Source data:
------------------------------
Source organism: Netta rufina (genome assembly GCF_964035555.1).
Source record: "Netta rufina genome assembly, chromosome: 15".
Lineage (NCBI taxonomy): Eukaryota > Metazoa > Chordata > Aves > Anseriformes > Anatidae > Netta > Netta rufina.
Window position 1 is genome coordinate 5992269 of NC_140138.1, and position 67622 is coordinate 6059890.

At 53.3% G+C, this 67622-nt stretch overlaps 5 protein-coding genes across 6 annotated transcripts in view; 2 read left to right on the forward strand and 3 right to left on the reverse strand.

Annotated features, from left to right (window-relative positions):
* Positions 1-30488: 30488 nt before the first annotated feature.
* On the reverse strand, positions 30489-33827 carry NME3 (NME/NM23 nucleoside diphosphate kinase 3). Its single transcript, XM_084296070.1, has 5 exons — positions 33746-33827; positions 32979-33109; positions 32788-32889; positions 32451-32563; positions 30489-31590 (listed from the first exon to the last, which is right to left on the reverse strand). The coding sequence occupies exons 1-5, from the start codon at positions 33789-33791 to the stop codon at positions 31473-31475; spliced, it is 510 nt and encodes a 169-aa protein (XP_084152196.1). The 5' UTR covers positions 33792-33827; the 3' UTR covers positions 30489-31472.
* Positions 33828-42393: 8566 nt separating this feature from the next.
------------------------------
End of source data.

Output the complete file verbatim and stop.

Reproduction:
Source organism: Netta rufina (genome assembly GCF_964035555.1).
Source record: "Netta rufina genome assembly, chromosome: 15".
Lineage (NCBI taxonomy): Eukaryota > Metazoa > Chordata > Aves > Anseriformes > Anatidae > Netta > Netta rufina.
Window position 1 is genome coordinate 5992269 of NC_140138.1, and position 67622 is coordinate 6059890.

At 53.3% G+C, this 67622-nt stretch overlaps 5 protein-coding genes across 6 annotated transcripts in view; 2 read left to right on the forward strand and 3 right to left on the reverse strand.

Annotated features, from left to right (window-relative positions):
* Positions 1-30488: 30488 nt before the first annotated feature.
* On the reverse strand, positions 30489-33827 carry NME3 (NME/NM23 nucleoside diphosphate kinase 3). Its single transcript, XM_084296070.1, has 5 exons — positions 33746-33827; positions 32979-33109; positions 32788-32889; positions 32451-32563; positions 30489-31590 (listed from the first exon to the last, which is right to left on the reverse strand). The coding sequence occupies exons 1-5, from the start codon at positions 33789-33791 to the stop codon at positions 31473-31475; spliced, it is 510 nt and encodes a 169-aa protein (XP_084152196.1). The 5' UTR covers positions 33792-33827; the 3' UTR covers positions 30489-31472.
* Positions 33828-42393: 8566 nt separating this feature from the next.